Sunday morning, April 12, saw four expeditioners (Trevor, Rob, Angus and John B) set off from Mawson at 8:30am in a Hägglunds, heading to the automatic weather station (AWS) 45 kilometres inland of the station.
The sky was blue and clear, but with the temperature below minus 20 and the wind above 30 knots we were all appreciative of the shelter and warmth provided by the vehicle we were in.
We followed the Henderson cane line almost as far as the hut, before branching off and heading into the white emptiness beyond. Using GPS we made our way across the sastrugi-covered snow for 25 kilometres, Russell Nunatak (an ice dome) the only feature in an otherwise flat, white landscape. The wind increased as we neared the AWS, creating a knee high ground drift of blowing snow.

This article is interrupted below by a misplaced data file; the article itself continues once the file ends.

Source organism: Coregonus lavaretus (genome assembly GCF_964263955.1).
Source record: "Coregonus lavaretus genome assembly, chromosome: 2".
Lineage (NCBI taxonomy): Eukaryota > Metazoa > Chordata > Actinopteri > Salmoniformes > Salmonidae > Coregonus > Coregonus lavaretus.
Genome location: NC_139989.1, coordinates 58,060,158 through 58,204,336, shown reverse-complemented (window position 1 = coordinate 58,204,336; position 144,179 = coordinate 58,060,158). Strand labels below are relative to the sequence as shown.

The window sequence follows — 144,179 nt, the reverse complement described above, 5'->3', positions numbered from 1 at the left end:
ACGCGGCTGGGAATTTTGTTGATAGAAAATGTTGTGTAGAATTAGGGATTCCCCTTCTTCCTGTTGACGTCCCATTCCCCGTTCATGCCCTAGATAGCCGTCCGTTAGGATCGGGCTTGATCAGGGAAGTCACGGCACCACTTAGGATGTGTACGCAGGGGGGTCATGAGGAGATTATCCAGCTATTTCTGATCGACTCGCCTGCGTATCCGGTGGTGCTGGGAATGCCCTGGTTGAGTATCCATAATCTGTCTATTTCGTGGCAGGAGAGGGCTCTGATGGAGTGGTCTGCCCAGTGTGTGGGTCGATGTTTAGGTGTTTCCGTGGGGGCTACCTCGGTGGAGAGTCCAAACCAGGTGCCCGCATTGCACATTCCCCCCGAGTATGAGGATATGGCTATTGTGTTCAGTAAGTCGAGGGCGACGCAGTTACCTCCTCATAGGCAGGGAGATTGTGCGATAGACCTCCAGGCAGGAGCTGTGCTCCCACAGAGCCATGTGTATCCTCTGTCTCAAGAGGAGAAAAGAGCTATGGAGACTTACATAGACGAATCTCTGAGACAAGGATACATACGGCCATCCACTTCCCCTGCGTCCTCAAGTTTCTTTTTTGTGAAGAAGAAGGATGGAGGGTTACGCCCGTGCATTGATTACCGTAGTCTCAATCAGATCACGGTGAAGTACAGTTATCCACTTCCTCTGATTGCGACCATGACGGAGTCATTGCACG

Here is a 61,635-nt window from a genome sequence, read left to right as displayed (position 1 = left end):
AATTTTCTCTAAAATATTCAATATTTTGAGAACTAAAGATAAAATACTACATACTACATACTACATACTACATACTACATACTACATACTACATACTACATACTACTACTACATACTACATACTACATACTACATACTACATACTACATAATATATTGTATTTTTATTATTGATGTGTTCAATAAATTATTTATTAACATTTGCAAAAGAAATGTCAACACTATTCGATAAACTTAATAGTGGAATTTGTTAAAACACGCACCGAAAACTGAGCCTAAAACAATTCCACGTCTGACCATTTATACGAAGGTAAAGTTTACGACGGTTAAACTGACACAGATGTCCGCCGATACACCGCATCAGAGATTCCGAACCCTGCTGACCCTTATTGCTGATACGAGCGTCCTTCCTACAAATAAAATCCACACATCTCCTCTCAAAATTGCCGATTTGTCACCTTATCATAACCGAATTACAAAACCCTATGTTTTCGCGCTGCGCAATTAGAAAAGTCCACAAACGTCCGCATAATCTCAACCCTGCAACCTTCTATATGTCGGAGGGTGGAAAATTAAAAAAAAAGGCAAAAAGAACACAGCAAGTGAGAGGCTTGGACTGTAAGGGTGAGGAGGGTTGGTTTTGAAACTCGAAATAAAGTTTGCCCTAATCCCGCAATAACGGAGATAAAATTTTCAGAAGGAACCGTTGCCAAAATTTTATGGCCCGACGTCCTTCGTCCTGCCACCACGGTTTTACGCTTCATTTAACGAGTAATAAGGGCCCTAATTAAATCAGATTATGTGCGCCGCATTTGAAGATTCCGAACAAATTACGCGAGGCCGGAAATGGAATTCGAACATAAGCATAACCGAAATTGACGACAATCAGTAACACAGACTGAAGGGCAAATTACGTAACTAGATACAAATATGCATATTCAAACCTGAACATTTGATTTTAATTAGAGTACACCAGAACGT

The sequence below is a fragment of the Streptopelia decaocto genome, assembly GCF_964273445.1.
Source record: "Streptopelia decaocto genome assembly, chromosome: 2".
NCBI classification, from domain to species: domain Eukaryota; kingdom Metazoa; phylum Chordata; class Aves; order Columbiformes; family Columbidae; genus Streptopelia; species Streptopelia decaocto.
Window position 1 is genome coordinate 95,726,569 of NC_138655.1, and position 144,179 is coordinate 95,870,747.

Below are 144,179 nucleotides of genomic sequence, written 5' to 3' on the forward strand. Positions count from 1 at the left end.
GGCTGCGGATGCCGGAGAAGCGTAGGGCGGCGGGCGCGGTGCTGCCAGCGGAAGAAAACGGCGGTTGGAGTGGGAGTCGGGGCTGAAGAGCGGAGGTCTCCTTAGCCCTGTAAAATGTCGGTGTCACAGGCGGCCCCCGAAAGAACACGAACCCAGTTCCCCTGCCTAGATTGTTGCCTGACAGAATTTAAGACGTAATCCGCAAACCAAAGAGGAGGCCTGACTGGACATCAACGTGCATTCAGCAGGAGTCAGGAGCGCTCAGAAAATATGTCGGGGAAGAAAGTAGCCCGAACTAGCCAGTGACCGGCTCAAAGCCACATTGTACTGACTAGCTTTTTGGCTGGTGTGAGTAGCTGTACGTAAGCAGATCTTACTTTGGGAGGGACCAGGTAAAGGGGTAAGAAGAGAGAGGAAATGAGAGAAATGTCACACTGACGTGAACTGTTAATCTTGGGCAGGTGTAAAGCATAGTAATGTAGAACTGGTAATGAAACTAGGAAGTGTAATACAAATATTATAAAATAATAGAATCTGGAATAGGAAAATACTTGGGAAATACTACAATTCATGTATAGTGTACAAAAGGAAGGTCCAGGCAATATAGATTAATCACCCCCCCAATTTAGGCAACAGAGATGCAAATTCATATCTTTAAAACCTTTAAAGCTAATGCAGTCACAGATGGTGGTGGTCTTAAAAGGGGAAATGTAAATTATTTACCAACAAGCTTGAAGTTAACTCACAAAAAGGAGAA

We arrived at the AWS at 11:30am, three hours after leaving Mawson, and Trevor and Angus (Comms and Met techs respectively) set to work downloading data. Half the download went well but a broken capacitor in the data recorder which records sub-surface snow temperatures (down to 12 metres) necessitated the removal of the recorder and return to Mawson for repair. At 600 metres elevation the site is much colder than Mawson and the temperature, with wind chill, was estimated to be in the minus 30s. At such temperatures, thoughts of doing precise repairs to circuit boards are quickly dismissed.
We departed the AWS at 1:00pm and, with our outward tracks to follow, made steady progress back to Mawson, arriving at 4:00pm.